Press Release  April 24, 2019

Stolen Paul Signac Masterpiece Recovered in Ukraine

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Paul Signac, Port de la Rochelle, 1915

Ukrainian police got lucky while searching the Kiev home of a murder suspect this week. While looking for clues connecting a man to a slain jeweler, they uncovered a valuable painting that was stolen from a French museum last May. Paul Signac’s Port de la Rochelle (1915) was cut out of its frame by thieves at the Museum of Fine Arts in Nancy, in northeastern France.

Valued at over $1.5 million, the painting uses Signac’s signature Divisionism technique, and depicts a familiar scene from his works: the French Riviera. A similar canvas painted six years later hangs at the Musee d’Orsay.

Musée d'Orsay

Paul Signac, Entrée du port de la Rochelle, 1921, oil on canvas

Signac took inspiration from the methods he learned from his Impressionist contemporaries, Claude Monet and Georges Seurat. Signac and Seurat went on to work together to develop Pointillism. The closely related method of Divisionism, which separates colors side-by-side, causing the eye to blend them, much like pixelation does today, was a hallmark of their Neo-Impressionist style. Like many on his colleagues, Signac was inspired by the natural world, particularly the glittering water of the French coastline, and especially St. Tropez, where he had a home and studio.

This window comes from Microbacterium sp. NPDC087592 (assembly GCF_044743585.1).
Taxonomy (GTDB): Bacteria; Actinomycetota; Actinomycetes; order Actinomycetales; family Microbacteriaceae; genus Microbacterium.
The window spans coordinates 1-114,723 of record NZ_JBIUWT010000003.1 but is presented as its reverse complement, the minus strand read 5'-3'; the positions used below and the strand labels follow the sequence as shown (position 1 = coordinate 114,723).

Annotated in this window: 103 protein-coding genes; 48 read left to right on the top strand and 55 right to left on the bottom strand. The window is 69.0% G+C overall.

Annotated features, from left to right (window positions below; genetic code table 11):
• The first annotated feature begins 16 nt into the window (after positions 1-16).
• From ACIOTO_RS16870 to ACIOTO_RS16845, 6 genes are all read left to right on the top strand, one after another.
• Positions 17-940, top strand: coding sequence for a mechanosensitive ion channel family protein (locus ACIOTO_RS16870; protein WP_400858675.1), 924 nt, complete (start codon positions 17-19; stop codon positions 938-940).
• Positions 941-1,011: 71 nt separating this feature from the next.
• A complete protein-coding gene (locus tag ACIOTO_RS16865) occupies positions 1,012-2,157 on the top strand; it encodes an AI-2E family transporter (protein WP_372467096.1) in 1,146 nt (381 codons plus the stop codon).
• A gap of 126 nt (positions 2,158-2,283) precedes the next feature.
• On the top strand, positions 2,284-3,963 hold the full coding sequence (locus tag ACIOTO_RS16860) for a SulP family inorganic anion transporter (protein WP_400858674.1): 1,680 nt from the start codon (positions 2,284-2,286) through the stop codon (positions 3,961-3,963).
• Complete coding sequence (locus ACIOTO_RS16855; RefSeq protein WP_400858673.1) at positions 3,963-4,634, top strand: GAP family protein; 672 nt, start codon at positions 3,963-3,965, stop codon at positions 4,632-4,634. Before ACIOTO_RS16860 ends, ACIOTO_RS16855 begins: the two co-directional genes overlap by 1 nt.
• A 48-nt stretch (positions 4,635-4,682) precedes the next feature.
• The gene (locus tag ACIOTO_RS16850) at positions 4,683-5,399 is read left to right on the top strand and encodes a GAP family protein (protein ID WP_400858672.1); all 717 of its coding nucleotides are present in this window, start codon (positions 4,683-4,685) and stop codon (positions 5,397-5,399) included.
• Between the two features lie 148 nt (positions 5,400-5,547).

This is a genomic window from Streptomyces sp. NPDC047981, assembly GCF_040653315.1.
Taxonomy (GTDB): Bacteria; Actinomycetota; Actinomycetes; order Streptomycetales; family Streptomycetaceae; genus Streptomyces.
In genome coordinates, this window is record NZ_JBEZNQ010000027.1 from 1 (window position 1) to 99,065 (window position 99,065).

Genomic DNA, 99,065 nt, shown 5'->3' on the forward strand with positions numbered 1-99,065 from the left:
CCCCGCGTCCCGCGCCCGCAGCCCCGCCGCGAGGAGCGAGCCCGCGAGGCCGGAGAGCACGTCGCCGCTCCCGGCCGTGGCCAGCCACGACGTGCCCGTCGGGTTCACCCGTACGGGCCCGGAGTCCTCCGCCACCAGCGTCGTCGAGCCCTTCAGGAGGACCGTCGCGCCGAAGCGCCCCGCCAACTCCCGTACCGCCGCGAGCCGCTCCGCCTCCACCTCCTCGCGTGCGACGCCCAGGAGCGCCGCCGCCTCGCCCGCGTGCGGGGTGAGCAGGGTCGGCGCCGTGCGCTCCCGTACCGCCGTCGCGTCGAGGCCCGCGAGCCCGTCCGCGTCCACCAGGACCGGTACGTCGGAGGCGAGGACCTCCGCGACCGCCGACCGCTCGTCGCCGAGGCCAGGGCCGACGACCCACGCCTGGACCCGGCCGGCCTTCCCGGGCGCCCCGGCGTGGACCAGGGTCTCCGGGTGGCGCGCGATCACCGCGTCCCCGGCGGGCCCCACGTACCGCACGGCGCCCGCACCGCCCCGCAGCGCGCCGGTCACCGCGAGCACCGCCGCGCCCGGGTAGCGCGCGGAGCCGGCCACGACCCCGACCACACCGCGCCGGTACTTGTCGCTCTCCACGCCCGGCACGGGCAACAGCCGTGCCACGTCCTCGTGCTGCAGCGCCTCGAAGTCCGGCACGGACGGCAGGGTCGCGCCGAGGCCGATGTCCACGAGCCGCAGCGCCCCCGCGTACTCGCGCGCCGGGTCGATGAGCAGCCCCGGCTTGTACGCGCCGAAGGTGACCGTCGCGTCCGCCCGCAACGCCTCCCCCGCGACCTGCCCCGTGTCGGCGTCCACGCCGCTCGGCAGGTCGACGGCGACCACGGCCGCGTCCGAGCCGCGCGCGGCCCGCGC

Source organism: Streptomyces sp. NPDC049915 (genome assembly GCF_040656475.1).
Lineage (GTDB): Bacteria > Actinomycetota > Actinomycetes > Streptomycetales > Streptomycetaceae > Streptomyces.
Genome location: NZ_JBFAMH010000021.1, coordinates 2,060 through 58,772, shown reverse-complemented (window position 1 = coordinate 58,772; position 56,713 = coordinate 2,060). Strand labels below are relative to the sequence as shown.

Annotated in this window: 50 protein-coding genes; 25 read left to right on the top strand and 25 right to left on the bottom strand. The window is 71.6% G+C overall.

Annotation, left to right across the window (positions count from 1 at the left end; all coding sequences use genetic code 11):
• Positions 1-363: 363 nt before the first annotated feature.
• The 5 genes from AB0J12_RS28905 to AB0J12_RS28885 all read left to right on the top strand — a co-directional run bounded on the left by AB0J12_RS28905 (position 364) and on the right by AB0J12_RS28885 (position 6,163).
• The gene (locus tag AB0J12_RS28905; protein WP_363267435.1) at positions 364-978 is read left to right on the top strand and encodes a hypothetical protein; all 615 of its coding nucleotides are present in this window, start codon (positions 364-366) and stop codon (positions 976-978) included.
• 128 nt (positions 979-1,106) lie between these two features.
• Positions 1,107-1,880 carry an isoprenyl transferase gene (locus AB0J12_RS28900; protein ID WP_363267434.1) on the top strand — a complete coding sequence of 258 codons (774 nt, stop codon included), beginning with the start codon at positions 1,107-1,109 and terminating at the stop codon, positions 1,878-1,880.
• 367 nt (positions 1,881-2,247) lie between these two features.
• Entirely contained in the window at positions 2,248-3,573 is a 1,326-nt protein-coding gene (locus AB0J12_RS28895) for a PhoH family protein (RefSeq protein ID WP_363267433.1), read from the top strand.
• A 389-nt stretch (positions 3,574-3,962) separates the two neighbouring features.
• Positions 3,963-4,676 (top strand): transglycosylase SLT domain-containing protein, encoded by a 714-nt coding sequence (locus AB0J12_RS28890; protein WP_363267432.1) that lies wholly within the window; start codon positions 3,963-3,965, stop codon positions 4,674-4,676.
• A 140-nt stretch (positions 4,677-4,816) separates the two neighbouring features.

Signac also painted alongside Vincent Van Gogh and Matisse, inviting them to his home on the coast. He went on to support their early work by displaying them in the Salon des Indépendants, of which he was a founding member. A strong supporter of anarchist movements, along with his friend Camille Pissarro, Signac had to censor his political leanings, which were considered too radical at the time.

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Paul Signac, In the Time of Harmony. The Golden Age is not in the Past, it is in the Future, 1893–95, oil on canvas, Mairie de Montreuil

For now, the treasured masterpiece is making its way back to its home in Nancy, after Ukrainian authorities handed the work over the French today. Meanwhile, police are investigating the man and his associate’s possible connections to other art crimes, including the theft of a Renoir painting from an auction house in Vienna last year.

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